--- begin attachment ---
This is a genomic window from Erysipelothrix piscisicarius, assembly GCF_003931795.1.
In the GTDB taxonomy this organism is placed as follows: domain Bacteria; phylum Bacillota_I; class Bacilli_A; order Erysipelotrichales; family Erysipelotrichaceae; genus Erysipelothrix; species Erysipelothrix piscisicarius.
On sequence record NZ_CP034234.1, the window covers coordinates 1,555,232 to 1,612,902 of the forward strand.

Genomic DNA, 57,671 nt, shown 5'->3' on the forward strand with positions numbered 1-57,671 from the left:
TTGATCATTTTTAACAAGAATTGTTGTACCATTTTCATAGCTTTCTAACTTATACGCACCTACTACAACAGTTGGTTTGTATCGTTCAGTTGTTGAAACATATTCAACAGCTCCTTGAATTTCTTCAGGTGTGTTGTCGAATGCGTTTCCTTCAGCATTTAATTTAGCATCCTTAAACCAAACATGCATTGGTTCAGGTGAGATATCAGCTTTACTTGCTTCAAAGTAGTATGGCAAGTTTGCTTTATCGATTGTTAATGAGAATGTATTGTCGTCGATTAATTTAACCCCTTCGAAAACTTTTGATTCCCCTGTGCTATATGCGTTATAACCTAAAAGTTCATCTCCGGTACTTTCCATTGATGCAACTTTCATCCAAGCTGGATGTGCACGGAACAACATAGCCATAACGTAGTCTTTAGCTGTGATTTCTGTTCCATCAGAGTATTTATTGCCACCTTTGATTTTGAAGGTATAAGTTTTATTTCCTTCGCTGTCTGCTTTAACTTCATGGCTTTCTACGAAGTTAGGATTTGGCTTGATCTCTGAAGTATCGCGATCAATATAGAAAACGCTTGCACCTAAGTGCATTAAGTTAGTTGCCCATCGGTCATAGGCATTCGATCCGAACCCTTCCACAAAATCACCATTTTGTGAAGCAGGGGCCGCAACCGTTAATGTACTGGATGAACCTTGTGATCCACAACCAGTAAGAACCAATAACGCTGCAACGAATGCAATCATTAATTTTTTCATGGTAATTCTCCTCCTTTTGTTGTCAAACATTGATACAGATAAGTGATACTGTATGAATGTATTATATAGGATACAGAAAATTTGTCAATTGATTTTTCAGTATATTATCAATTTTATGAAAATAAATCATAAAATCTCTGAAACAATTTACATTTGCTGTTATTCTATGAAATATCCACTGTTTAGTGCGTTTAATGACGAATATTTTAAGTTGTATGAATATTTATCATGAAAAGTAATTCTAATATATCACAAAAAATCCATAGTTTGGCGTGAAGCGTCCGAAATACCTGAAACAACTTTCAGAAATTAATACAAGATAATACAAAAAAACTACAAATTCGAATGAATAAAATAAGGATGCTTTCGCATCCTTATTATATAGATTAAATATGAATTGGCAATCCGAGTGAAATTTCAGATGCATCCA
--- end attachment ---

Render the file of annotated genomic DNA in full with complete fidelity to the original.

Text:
This is a genomic window from Erysipelothrix piscisicarius, assembly GCF_003931795.1.
In the GTDB taxonomy this organism is placed as follows: domain Bacteria; phylum Bacillota_I; class Bacilli_A; order Erysipelotrichales; family Erysipelotrichaceae; genus Erysipelothrix; species Erysipelothrix piscisicarius.
On sequence record NZ_CP034234.1, the window covers coordinates 1,555,232 to 1,612,902 of the forward strand.

Genomic DNA, 57,671 nt, shown 5'->3' on the forward strand with positions numbered 1-57,671 from the left:
TTGATCATTTTTAACAAGAATTGTTGTACCATTTTCATAGCTTTCTAACTTATACGCACCTACTACAACAGTTGGTTTGTATCGTTCAGTTGTTGAAACATATTCAACAGCTCCTTGAATTTCTTCAGGTGTGTTGTCGAATGCGTTTCCTTCAGCATTTAATTTAGCATCCTTAAACCAAACATGCATTGGTTCAGGTGAGATATCAGCTTTACTTGCTTCAAAGTAGTATGGCAAGTTTGCTTTATCGATTGTTAATGAGAATGTATTGTCGTCGATTAATTTAACCCCTTCGAAAACTTTTGATTCCCCTGTGCTATATGCGTTATAACCTAAAAGTTCATCTCCGGTACTTTCCATTGATGCAACTTTCATCCAAGCTGGATGTGCACGGAACAACATAGCCATAACGTAGTCTTTAGCTGTGATTTCTGTTCCATCAGAGTATTTATTGCCACCTTTGATTTTGAAGGTATAAGTTTTATTTCCTTCGCTGTCTGCTTTAACTTCATGGCTTTCTACGAAGTTAGGATTTGGCTTGATCTCTGAAGTATCGCGATCAATATAGAAAACGCTTGCACCTAAGTGCATTAAGTTAGTTGCCCATCGGTCATAGGCATTCGATCCGAACCCTTCCACAAAATCACCATTTTGTGAAGCAGGGGCCGCAACCGTTAATGTACTGGATGAACCTTGTGATCCACAACCAGTAAGAACCAATAACGCTGCAACGAATGCAATCATTAATTTTTTCATGGTAATTCTCCTCCTTTTGTTGTCAAACATTGATACAGATAAGTGATACTGTATGAATGTATTATATAGGATACAGAAAATTTGTCAATTGATTTTTCAGTATATTATCAATTTTATGAAAATAAATCATAAAATCTCTGAAACAATTTACATTTGCTGTTATTCTATGAAATATCCACTGTTTAGTGCGTTTAATGACGAATATTTTAAGTTGTATGAATATTTATCATGAAAAGTAATTCTAATATATCACAAAAAATCCATAGTTTGGCGTGAAGCGTCCGAAATACCTGAAACAACTTTCAGAAATTAATACAAGATAATACAAAAAAACTACAAATTCGAATGAATAAAATAAGGATGCTTTCGCATCCTTATTATATAGATTAAATATGAATTGGCAATCCGAGTGAAATTTCAGATGCATCCA